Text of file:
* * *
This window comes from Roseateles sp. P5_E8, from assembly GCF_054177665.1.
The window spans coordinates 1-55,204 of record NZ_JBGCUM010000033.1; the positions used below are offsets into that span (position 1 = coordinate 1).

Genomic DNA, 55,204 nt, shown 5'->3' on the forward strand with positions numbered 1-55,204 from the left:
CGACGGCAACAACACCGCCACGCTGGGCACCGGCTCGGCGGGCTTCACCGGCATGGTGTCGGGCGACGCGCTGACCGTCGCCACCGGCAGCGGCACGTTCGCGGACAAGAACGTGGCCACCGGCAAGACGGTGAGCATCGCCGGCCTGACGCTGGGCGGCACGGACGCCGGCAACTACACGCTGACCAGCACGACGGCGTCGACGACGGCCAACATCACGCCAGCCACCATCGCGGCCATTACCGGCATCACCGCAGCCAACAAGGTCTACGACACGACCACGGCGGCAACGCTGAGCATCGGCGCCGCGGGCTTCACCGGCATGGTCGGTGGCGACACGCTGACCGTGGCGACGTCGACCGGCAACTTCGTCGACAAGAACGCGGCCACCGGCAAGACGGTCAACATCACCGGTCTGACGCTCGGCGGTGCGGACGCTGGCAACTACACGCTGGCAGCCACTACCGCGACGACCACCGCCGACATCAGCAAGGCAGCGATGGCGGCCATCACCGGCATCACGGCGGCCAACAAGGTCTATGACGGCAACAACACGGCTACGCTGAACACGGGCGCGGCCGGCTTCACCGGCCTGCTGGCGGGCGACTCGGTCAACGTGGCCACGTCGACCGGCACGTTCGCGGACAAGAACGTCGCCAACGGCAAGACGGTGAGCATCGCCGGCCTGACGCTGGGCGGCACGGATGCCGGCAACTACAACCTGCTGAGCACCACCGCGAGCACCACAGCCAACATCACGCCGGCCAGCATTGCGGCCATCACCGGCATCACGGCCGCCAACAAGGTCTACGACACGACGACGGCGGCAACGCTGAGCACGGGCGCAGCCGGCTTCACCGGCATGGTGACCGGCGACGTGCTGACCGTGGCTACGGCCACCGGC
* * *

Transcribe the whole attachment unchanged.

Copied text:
This window comes from Roseateles sp. P5_E8, from assembly GCF_054177665.1.
The window spans coordinates 1-55,204 of record NZ_JBGCUM010000033.1; the positions used below are offsets into that span (position 1 = coordinate 1).

Genomic DNA, 55,204 nt, shown 5'->3' on the forward strand with positions numbered 1-55,204 from the left:
CGACGGCAACAACACCGCCACGCTGGGCACCGGCTCGGCGGGCTTCACCGGCATGGTGTCGGGCGACGCGCTGACCGTCGCCACCGGCAGCGGCACGTTCGCGGACAAGAACGTGGCCACCGGCAAGACGGTGAGCATCGCCGGCCTGACGCTGGGCGGCACGGACGCCGGCAACTACACGCTGACCAGCACGACGGCGTCGACGACGGCCAACATCACGCCAGCCACCATCGCGGCCATTACCGGCATCACCGCAGCCAACAAGGTCTACGACACGACCACGGCGGCAACGCTGAGCATCGGCGCCGCGGGCTTCACCGGCATGGTCGGTGGCGACACGCTGACCGTGGCGACGTCGACCGGCAACTTCGTCGACAAGAACGCGGCCACCGGCAAGACGGTCAACATCACCGGTCTGACGCTCGGCGGTGCGGACGCTGGCAACTACACGCTGGCAGCCACTACCGCGACGACCACCGCCGACATCAGCAAGGCAGCGATGGCGGCCATCACCGGCATCACGGCGGCCAACAAGGTCTATGACGGCAACAACACGGCTACGCTGAACACGGGCGCGGCCGGCTTCACCGGCCTGCTGGCGGGCGACTCGGTCAACGTGGCCACGTCGACCGGCACGTTCGCGGACAAGAACGTCGCCAACGGCAAGACGGTGAGCATCGCCGGCCTGACGCTGGGCGGCACGGATGCCGGCAACTACAACCTGCTGAGCACCACCGCGAGCACCACAGCCAACATCACGCCGGCCAGCATTGCGGCCATCACCGGCATCACGGCCGCCAACAAGGTCTACGACACGACGACGGCGGCAACGCTGAGCACGGGCGCAGCCGGCTTCACCGGCATGGTGACCGGCGACGTGCTGACCGTGGCTACGGCCACCGGC